Imagine you are all dressed up. You are wearing your favorite suit or tuxedo. The car is cleaned, prepped and ready to go. However, you have no party and nowhere to go. Think about how that feels. If you can put that into perspective, now imagine you’re an MMA fighter without any fights lined up. Such is the case with Andre “The Bull” Harrison.
Andre Harrison has not fought since his title defense at Titan FC 35 back on September 19, 2015. During the event, Harrison was able to win over the judges after 5 hard rounds to come away with a desicion victory. He retained his featherweight title and eagerly waited for the next fight. However, the next fight never came. Instead, Harrison has been placed in a holding pattern. New York Fighting reached out to Harrison in an attempt to find out his current status in the fight scene.
During our conversation, Harrison discussed what has been happening in regards to his career. To begin, Harrison was initially informed that there were a few Titan FC cards (December and January) that were supposed to take place after his bout, however the events never came to fruition. According to Harrison, the cancellations were rumored to be due to health concerns of one of the owners. As a result, Harrison, being an exclusively contracted fighter, has been unable to fight. “I’m contracted to fight. So if they don’t have a card, obviously I’m not fighting.” When pressed further for his thoughts on this matter, Harrison said that he contacted representatives of Titan FC to get an update. He was informed that the organization planned on hosting six events for 2016, at which point Harrison revealed his optimism for the upcoming bouts. “That [information] makes me relatively happy. Because, at least I know there are 6 shows. God willing, everything alright and I’m healthy, I’ll be able to fight on at least 4 of them. And that should make me really, really happy.”
So what does a fighter do in a situation such as Harrison’s? Well, Harrison does what Harrison does well (besides fighting) and that is train. “I know most people say that ‘I’m in the gym all the time’ and ‘I work out all the time.’ In all honesty they are not really training all the time. But I am that guy that actually [goes and trains]. I am in the gym all the time.” As a method of keeping himself ready to go, Harrison has been supportive of his teammates by participating in their fight camps. “I have a lot of teammates that are 145[lbs.] or 155[lbs.]. I’m helping them, and I’m in their fight camps. While in their fight camps, I have to eat clean. I have to train on the regular basis. I have to do my cardio to make sure that everything is up to par so I can give them the best workout they possibly get.” As a result, Harrison feels that he is ready and willing to go on a moment’s notice. In addition, Harrison feels the only drawback is not having a specific opponent or date in mind. However, always keeping the mind of having the “glass half full,” Harrison has made it apparent to other organizations that he is ready should they require his services.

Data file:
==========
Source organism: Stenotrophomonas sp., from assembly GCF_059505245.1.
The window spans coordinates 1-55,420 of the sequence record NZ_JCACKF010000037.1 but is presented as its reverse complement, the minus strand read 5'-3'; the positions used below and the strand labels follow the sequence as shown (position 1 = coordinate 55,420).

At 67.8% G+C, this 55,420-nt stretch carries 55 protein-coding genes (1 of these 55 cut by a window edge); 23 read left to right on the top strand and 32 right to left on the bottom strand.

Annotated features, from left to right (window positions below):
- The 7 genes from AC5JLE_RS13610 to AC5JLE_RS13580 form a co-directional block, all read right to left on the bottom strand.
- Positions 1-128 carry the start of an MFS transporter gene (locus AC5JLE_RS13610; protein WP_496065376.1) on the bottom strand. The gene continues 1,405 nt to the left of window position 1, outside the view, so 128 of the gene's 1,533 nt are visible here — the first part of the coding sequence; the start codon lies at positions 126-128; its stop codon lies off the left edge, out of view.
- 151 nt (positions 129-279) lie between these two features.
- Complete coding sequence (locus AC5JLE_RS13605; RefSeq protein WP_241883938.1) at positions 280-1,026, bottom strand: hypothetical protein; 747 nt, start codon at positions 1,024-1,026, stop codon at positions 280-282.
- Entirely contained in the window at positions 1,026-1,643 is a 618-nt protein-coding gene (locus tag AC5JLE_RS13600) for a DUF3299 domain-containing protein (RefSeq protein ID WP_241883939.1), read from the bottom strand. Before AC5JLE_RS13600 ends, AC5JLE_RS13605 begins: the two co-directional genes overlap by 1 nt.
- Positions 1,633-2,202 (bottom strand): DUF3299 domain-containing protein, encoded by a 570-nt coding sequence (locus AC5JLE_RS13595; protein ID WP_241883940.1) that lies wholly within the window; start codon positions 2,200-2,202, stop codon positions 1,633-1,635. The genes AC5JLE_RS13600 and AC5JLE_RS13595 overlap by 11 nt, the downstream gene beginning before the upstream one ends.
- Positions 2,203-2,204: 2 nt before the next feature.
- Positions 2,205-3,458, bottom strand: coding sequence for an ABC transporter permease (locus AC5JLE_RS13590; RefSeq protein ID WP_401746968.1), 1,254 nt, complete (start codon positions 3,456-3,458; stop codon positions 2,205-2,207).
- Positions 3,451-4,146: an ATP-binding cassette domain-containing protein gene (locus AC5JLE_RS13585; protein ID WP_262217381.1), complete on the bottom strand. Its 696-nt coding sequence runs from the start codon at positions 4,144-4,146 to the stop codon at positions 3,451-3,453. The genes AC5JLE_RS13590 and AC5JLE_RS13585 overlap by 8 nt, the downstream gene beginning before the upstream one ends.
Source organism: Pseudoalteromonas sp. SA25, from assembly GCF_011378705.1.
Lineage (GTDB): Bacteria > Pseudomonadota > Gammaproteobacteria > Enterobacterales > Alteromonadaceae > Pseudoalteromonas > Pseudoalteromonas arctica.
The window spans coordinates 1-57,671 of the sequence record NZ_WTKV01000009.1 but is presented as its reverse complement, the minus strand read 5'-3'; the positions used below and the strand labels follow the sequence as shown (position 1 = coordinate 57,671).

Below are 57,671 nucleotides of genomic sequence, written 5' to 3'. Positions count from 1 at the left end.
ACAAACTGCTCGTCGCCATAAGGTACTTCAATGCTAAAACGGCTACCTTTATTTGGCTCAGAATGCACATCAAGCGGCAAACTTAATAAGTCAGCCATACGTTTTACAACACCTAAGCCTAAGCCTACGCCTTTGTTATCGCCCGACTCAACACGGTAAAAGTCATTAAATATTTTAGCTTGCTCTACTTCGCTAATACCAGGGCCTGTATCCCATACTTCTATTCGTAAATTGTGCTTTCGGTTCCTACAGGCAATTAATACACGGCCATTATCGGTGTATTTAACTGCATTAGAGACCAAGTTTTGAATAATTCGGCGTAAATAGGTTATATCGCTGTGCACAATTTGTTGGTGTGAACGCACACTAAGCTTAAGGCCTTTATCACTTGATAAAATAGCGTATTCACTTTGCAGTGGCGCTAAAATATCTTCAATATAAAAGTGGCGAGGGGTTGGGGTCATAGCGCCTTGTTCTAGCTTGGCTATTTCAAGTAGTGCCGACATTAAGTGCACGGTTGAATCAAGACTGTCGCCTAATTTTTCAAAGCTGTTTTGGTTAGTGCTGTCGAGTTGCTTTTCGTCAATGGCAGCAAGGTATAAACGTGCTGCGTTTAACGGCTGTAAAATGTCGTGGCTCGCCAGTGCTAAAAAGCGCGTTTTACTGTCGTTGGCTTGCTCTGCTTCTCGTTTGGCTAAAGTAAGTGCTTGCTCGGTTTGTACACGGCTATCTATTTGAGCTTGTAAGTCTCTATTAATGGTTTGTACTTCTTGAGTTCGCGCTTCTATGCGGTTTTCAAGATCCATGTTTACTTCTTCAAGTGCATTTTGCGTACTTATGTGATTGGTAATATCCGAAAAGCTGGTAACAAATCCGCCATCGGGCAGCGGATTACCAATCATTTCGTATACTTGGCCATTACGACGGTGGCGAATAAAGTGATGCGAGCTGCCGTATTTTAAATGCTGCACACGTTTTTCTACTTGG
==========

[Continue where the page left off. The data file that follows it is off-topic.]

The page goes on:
Harrison has not only trained to maintain his physical readiness, he’s hard at work on the skills that make for a well-rounded fighter. When asked how he would fair against the featherweights of the other organizations, Harrison’s response was laced with confidence. “Because of my skill set, I’m a tough match for anybody.” As a three time All-American collegiate wrestler, Harrison feels that he has a good ground game and solid defense. Harrison also indicated that in addition to his wrestling background, his striking has helped him dictate the course of his fights. “If you’re a solid striker and you are doing better than me in that department… I can take you down on the gate. If you’re doing better than me on the ground, I can use my wrestling to stop the takedowns and keep it on the feet where I can use my striking.” Simply put, Harrison’s philosophy is “pure adaptability.” Harrison’s confidence also flows from his work with fellow teammates who have competed at high levels within the other organizations such as Dennis Bermudez and Levan Makashvili.
It was impressive to hear that “The Bull” has not let the layoff time go to waste. When asked about any weaknesses he felt he needed to address, his response was, “I work on everything. You can’t really pick one thing because the name of the game is mixed martial arts. So if you develop one art over the other that leaves you kind of out there where somebody comes in with the skills set that might be problematic to you.” Harrison believes to really own up to the craft you may not necessarily have something that you’re great at, but you have to be good in every single area. As a result, Harrison doesn’t prioritize which skill set to further develop. “I want to make sure that I’m a solid striker on my feet. I want to make sure that I have a solid ground game. Therefore, I can go out there in be diverse and be problematic for anybody in any position.”
Judging from the conversation, you get the sense that Andre Harrison has invested a lot of time and energy to get this level; a level that a few could ever imagine achieving. However, with no fights on the horizon and the promise of a few in the distant future, Harrison is a ball of energy that is ready to explode. Like the samurai of old who trained in times of peace as well as war, Harrison is busy honing his craft and sharpening his sword. He is waiting like a samurai who anticipates that call to arms. According to the laws of physics, energy is neither created nor destroyed, but merely transferred. If that is the case, woe is the opponent that faces this well-dressed young man with no party to go to.
Update: Andre was recently booked to defend his featherweight belt March 4th against Steven Siler at TitanFC 37
Written by contributor Jacques Blaine
Editor: Kyle AntonelliTags: Andre Harrison, Fight News, Mixed Martial Arts, New York, TitanFC, UFC Fight Pass